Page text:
Healthcare Spending in the Age of Obamacare
NEW YORK ( MainStreet) How does the federal government reduce federal healthcare spending in the age of Obamacare? The Congressional Budget Office (CBO) has some proposals - some of which seem antithetical to Obamacare. This does nothing to dispel the idea that the left hand of the federal government does not know what the federal right hand is doing.
CBO director Doug Elmendorf gave a presentation at the Public Policy Initiative of the Wharton School at the University of Pennsylvania, Philadelphia on November 15 in which he explained why federal healthcare spending is increasing. He then proposed some ways it can be reduced - which seems to be at odds with President Barack Obama who has made it his signature plan to increase federal healthcare spending.
Elmendorf said the federal government spent roughly $1 trillion on healthcare in fiscal year 2013. It also subsidized healthcare to the tune of another $250 billion in taxes. According to Elmendorf, the spending is more now than it was ten or twenty years ago. The next ten or twenty years will see even more increases.
He talked about how we got here and he proposed some ideas that could slow that growth. He mentioned an aging population, more subsidies and higher costs.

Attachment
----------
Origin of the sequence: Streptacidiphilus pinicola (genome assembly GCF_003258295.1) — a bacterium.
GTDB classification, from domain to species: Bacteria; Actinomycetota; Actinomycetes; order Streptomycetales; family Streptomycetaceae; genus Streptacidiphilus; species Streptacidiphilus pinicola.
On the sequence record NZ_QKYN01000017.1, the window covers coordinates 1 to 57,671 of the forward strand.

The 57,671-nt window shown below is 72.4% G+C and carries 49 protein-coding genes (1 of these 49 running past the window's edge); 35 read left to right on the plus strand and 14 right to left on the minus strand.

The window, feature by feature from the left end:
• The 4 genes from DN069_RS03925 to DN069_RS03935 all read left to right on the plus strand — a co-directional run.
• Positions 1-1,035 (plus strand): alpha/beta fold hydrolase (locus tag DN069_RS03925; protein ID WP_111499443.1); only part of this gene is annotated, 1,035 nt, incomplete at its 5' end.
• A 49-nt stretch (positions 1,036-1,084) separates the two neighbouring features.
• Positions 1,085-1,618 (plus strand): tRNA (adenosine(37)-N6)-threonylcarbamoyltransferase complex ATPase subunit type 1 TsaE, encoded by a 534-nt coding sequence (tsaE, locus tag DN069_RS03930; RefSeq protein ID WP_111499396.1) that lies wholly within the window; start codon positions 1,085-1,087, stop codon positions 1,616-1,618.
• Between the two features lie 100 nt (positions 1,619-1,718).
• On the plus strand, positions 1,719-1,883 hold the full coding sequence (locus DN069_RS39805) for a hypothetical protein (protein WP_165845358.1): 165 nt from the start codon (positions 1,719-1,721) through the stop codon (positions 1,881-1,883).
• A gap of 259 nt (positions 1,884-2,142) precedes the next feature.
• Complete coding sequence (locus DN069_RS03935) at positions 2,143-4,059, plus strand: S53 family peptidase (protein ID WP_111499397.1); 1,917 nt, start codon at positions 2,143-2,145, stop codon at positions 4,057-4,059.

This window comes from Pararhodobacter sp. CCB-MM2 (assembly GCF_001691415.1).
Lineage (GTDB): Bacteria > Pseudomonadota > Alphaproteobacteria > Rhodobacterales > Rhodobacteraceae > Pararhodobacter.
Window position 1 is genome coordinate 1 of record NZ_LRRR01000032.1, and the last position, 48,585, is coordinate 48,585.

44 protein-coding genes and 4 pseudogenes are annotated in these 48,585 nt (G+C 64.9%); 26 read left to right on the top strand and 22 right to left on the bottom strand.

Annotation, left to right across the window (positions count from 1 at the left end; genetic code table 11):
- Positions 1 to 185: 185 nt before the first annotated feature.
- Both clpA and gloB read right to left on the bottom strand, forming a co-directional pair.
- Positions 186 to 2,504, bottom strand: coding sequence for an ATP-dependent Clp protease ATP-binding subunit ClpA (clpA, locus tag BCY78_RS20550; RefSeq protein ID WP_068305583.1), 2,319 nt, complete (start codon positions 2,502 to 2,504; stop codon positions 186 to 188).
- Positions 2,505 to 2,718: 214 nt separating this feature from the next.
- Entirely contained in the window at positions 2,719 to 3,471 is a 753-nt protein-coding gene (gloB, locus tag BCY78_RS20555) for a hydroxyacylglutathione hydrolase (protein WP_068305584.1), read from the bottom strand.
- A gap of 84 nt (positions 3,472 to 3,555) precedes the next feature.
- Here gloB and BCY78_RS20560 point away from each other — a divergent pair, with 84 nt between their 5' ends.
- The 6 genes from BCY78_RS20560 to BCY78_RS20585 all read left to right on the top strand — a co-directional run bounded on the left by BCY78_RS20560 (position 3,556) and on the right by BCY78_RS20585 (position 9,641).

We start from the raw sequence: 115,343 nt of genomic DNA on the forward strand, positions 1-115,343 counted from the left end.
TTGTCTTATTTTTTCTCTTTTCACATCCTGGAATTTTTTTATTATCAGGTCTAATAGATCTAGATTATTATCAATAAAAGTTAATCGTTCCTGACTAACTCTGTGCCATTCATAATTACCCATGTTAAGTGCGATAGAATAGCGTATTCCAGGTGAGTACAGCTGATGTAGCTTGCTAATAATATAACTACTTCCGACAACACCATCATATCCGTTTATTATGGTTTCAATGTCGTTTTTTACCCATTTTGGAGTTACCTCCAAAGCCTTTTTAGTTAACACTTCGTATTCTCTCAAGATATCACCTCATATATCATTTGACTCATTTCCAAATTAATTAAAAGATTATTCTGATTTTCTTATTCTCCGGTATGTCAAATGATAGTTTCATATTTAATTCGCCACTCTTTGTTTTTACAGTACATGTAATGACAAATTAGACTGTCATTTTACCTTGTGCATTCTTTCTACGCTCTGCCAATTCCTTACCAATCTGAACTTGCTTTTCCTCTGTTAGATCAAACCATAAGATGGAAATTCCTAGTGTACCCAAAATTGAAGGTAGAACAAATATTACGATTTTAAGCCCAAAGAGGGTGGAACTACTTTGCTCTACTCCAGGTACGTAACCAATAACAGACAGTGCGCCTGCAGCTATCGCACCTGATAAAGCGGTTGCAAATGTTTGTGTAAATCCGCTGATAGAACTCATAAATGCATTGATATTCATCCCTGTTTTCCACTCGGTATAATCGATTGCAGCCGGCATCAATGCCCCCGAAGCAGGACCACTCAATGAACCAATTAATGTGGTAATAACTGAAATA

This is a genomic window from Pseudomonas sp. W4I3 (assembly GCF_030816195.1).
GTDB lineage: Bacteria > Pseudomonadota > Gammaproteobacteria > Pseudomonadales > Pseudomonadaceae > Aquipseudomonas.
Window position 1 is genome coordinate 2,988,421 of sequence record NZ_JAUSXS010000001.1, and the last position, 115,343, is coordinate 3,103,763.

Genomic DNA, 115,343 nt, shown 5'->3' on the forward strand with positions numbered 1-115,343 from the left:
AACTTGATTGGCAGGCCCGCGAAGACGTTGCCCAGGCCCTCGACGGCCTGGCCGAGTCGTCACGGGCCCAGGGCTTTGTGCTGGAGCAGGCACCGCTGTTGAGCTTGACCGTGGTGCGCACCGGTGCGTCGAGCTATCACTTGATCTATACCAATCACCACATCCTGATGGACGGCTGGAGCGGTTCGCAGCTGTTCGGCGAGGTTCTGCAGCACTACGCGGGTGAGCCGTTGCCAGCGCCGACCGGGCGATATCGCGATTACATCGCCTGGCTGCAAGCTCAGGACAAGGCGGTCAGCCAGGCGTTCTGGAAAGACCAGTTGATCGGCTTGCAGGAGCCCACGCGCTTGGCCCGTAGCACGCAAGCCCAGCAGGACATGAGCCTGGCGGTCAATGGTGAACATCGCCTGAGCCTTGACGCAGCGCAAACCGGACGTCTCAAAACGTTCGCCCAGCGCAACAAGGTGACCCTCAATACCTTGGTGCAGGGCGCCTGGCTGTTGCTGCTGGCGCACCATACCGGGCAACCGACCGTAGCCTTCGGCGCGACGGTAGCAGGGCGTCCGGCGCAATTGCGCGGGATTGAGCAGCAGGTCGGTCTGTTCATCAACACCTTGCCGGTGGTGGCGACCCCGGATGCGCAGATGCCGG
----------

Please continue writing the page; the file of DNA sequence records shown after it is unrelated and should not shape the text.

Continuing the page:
"Indeed, growth in federal spending for healthcare is the key factor making the budget policies of the past unsustainable in the future," Elmendorf said.
"Federal healthcare spending is growing because of a combination of the aging of the population, an expansion of federal subsidies for health insurance, and rising healthcare costs per person," he continued. "Since a central goal of policies regarding health and healthcare is to help people live longer, the more successful our policies are, the more population aging we will have. Hence, efforts to reduce federal healthcare spending need to be directed at the other two factors pushing up spending."
Elmendorf noted that reducing the number of people eligible for federal healthcare subsidies or the size of those subsidies would be a straightforward way to reduce federal spending.
"CBO has examined some potential reductions in federal subsidies, including repeal of the coverage provisions of the Affordable Care Act, the elimination of subsidies through that act for people with income above a certain threshold, an increase in the Medicare eligibility age, and an increase in Medicare premiums," Elmendorf said.
But such changes, while reducing federal spending, would also be counter to the Obama administration's stated goal of providing universal healthcare. Furthermore, the additional uncompensated care that would strain the system more he noted.
Elmendorf also observed legislators could enact policies that will reduce healthcare costs per person. He said CBO has reviewed some ideas. Among them are "including improving the health of the population, paying Medicare providers in different ways, increasing beneficiaries' out-of-pocket costs in Medicare, creating a competitive market for private insurers in Medicare and capping the amount that each state receives for Medicaid."